Your Dream Home

Advice from the experts on creating a custom plan.

By Ilene Denton May 30, 2014

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Custom home building, shaking off the last remaining remnants of the Great Recession, is on the upswing again. With the stock market at record levels and the economy further strengthening, home buyers who for five years had been putting off building that dream home are getting back in the game.

London Bay Homes, for example, is building four luxury homes on one street in The Lake Club in Lakewood Ranch that together total more than 63,000 square feet—including one home for a couple and their teenagers that tops out at more than 28,000 square feet, with indoor and outdoor swimming pools and an indoor half-court basketball court as well.

The difference this time around, says London Bay Homes president Mark Wilson, is that, “At the top of the market, when it got very frothy, money was easy to come by, therefore people were reasonably relaxed with their budgets. Today, the banks are not lending like they used to, and value is very important to these buyers; they are prepared to spend the money when they see the value in it.”

Here, then, are some value-laden questions commonly asked by buyers and answers from the experts.

All right, I’d love to build a custom home, but don’t they cost a lot of money compared to a production home?

Many, but not all, custom homes cost from the high six figures to more than $1 million, in large part because they’re larger and feature upscale finishes and leading-edge technology. Also, custom builders may build only a handful of homes each year, lavishing many months of attention on every project, while production builders make their money on volume and replication.

But don’t be afraid of the word “custom,” says John Cannon, of John Cannon Homes, who is on track to close 60 new homes throughout Sarasota and Manatee counties in 2014. Cannon, and many other builders like him, have systemized the custom home building process by providing the building efficiencies of a production home in a custom home.

“Fifty percent of my business is people who say, ‘I like your model home, but I want to do this, this and this,’” he says. “The other 50 percent is people who say, ‘I have a unique home site on the water or golf course and none of your models will take advantage of the views. Then we start from scratch and design a home for them.”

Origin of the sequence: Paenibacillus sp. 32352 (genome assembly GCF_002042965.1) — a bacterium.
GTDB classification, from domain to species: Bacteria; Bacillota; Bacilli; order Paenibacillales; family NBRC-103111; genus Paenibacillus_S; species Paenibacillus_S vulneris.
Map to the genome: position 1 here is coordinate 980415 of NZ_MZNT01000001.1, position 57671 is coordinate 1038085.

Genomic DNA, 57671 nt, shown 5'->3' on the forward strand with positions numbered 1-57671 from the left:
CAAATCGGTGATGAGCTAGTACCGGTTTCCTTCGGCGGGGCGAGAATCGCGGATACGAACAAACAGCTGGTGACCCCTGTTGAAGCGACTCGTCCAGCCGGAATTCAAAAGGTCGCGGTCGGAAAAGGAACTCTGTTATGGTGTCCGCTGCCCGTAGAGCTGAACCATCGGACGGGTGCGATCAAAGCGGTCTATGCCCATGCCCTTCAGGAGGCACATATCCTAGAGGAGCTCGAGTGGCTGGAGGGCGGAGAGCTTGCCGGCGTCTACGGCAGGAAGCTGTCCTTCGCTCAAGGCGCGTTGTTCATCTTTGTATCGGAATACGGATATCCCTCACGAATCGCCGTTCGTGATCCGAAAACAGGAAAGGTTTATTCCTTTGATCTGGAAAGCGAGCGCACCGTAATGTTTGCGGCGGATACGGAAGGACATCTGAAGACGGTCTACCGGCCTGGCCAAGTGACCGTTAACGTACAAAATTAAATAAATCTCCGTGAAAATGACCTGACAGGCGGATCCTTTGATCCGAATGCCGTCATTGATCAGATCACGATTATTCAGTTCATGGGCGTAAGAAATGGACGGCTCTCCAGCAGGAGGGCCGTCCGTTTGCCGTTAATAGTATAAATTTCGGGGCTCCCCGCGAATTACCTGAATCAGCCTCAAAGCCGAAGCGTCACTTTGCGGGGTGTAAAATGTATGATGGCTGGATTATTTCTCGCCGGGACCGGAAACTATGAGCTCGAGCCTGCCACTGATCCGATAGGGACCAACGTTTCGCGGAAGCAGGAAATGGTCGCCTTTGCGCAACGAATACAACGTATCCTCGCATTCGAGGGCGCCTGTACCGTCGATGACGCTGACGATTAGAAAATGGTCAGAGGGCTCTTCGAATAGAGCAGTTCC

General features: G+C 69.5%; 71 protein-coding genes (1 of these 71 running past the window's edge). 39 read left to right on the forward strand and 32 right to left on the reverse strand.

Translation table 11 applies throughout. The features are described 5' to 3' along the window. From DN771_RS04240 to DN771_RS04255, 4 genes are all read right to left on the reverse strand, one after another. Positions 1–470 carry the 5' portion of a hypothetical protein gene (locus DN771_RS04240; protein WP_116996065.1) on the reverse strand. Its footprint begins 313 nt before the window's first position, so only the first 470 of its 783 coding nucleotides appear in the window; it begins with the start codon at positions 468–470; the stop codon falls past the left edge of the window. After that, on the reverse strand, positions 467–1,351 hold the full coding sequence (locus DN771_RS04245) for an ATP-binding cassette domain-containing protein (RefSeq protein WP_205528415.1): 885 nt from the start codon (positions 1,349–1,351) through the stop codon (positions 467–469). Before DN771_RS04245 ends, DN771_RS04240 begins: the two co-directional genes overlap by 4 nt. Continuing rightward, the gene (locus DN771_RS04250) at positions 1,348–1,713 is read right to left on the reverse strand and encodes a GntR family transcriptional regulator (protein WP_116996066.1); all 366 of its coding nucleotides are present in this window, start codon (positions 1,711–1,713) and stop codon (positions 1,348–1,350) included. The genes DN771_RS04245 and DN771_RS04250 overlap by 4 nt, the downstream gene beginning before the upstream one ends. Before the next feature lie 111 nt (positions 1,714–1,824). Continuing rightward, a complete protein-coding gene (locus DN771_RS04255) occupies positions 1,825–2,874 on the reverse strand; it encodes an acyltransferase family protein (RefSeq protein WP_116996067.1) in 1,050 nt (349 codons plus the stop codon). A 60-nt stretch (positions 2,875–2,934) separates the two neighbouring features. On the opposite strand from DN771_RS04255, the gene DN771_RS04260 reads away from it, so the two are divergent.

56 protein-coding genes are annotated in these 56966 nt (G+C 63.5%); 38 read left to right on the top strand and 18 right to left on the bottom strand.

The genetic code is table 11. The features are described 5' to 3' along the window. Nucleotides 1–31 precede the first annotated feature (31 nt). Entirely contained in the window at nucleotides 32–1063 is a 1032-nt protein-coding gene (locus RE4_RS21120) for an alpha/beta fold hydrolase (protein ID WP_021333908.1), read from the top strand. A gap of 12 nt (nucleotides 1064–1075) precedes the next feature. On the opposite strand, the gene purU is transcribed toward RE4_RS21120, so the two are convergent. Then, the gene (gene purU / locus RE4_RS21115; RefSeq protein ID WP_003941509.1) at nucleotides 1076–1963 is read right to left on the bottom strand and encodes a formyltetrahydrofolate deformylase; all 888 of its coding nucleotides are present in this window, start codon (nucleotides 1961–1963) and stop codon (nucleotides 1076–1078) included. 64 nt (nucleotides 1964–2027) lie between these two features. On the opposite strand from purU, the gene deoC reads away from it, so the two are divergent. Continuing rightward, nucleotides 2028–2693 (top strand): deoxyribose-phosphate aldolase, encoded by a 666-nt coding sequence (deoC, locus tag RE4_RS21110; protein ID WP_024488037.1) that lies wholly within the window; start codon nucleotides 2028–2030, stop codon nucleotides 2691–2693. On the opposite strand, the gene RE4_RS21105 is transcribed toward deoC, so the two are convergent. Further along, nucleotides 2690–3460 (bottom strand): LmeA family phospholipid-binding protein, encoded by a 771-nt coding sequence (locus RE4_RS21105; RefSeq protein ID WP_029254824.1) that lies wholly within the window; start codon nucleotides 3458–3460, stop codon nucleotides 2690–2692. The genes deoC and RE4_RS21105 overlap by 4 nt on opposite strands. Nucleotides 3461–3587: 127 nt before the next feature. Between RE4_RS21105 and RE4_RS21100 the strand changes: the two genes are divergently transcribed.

Cannon Homes offers a “soup to nuts” operation, with an in-house architectural designer, engineering department, interior decorators and a stable, reliable group of contractors and vendors who give them preferred pricing because of the overall volume of work.

“We provide people an economical way to build a custom home where they might not have thought they had that opportunity,” he says.

After all, he says, “A production home is designed for the broadest possible reach, so why spend money on things you don’t want? Why buy a suit off the rack when you can have one tailored to all your needs?”

Should I or shouldn’t I work with an architect?

If you’re concerned that an architect will deliver a set of plans that costs far more to build than you wished to spend, it doesn’t have to be that way, says Joe Jannopoulo of Sarasota-based Synergy Building Corp. “There’s a great resource of architects here who understand how the economy has changed. They’re re-establishing good design with good cost controls, and that’s a turn for the better.”

And creating a design-build team is critical to avoiding expensive mid-project changes and to ensuring that the home will be value designed quickly and efficiently, says Jannopoulo. “Architects always add more value [to a custom home project],” he says. “The architect brings broad-brush design, and we, the builders, are generally more finite—how many nails, how many screws, how many pieces of lumber.